solar/wind powered buggy

Discussion in 'The Projects Forum' started by ilovelamp, Dec 7, 2011.

  1. ilovelamp

    Thread Starter New Member

    Dec 7, 2011
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    Hi,
    For a project I need to combine solar and wind power to drive a buggy on a 7m course into oncoming wind.

    Before the race we have 5 minutes solar charging time with 2 panels either in series or parallel under 1x 100W lamp. This energy can be stored in any arrangement of capacitors that we desire.

    During the race, we must have a wind turbine fixed to the buggy which is capturing the energy from the oncoming wind and combines with the energy stored in the capacitor to drive the motor.

    I was wondering what our different options are in terms of how we actually combine the voltages from the capacitor and the wind turbine?? I.e. how we would design a combinational circuit which uses both power sources. Or a microcontroller which uses both.

    Any help would be kindly appreciated.

    Many thanks.
     
  2. wayneh

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    Sep 9, 2010
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    Any turbine driven into a headwind will accomplish nothing except add drag. There's no way you'll harvest enough out to make up for the drag losses, and in reality the loss will be much larger than the small gain.

    So, requiring a turbine could be a trick, the answer to which is to make the turbine as small and drag-free as possible.

    Seems to me a single pump of a solenoid - firing all the accumulated solar energy - could fling your buggy the full 7 meters in one shot. Maybe that's not allowed?

    [UPDATE] Oh wait, I'm sorry, I was thinking of calm air with any "wind" being from movement of the buggy. If you've got enough natural headwind, you can get plenty of power. At the minimum all you need is a blocking diode (or rectifier) on the wind generator and feed its output into the capacitor, same as the solar. But this won't give you any power until the wind generator can overcome the voltage on the cap, plus the diode voltage drop. Being able to harvest wind energy at low voltage is a challenge. The most efficient approach is to wind the generator coils to provide higher voltage directly. Basically this means using narrow gauge wire, more loops. Any transformer outside of the generator will introduce losses, no matter how good.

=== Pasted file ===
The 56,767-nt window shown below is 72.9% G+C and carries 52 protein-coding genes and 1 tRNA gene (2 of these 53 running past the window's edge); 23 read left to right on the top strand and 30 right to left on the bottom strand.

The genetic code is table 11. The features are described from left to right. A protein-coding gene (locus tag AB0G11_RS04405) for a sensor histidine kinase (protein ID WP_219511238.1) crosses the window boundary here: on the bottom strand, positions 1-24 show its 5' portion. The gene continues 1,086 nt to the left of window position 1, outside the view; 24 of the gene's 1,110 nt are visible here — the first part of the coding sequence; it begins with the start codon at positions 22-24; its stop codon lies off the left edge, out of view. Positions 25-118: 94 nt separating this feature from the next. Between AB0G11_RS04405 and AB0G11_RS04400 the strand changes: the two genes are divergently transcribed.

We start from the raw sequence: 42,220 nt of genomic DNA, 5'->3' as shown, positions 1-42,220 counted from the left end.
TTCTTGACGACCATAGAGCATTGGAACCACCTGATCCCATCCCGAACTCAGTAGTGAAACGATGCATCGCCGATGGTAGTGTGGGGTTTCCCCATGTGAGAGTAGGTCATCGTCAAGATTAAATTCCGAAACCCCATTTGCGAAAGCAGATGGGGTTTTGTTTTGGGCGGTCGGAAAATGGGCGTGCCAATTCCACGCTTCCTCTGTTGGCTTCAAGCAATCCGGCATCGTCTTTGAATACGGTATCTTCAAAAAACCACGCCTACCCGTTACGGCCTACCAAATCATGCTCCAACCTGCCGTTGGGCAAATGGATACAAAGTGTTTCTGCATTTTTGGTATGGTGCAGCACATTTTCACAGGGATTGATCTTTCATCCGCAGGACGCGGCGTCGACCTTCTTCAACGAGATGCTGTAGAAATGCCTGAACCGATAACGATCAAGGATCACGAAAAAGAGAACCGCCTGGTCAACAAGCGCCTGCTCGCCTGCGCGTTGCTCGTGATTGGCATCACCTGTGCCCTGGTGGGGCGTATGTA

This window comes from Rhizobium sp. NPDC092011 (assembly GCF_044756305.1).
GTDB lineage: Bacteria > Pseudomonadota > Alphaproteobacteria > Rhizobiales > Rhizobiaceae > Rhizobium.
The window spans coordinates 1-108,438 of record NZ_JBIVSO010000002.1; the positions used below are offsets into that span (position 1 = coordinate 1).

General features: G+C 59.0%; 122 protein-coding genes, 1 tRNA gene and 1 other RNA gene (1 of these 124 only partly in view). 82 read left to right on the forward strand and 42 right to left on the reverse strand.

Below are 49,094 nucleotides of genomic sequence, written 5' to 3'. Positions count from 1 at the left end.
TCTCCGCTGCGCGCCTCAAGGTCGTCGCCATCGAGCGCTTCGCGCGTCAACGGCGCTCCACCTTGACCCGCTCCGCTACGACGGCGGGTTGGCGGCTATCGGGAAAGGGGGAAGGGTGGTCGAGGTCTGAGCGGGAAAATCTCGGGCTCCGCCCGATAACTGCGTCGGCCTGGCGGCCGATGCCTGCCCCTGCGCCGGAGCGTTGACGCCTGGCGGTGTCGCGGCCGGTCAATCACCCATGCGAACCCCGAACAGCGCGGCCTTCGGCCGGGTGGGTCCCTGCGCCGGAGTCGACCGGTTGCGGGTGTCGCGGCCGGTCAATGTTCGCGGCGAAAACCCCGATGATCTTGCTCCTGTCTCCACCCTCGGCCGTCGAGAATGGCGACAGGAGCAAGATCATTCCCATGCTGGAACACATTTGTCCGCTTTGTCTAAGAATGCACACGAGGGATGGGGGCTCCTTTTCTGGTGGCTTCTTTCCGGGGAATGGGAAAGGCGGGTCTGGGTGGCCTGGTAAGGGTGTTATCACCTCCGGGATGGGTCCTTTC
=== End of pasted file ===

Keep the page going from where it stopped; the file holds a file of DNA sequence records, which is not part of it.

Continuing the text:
Last edited: Dec 7, 2011
  3. strantor

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    Oct 3, 2010
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    What? I think you had it right in the beginning.
    Any headwind, whether from the car cutting throught still air, or from natural souces + the car cutting through the air, applies the same drag force to the car as it does to the turbine. the turbine cannot harvest enough energy to overcome the additional drag caused by its presence in either case. it is more of a hindrance than a help, any way you cut it.

    @ilovelamp What kind of school are you going to where they require you to build overunity projects? The only point I can see, is to illustrate how well this doesn't work, which is even quite silly to me.
     
  4. strantor

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  5. strantor

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    This has gotten me thinking though; what if you put a turbine under the hood of a car, behind the front grille? you wouldn't be adding any drag would you? I consider this like a turbocharger in how it improves efficiency; a turbocharger, even though it is powered by the engine (exhaust), is not an overunity machine because itutilizes otherwise wasted energy. A turbine behind the grill is utilizing waste as well, since that area of the car is (in my theory) already wasting as much energy as it can (you can't add any additional drag by putting a turbine there).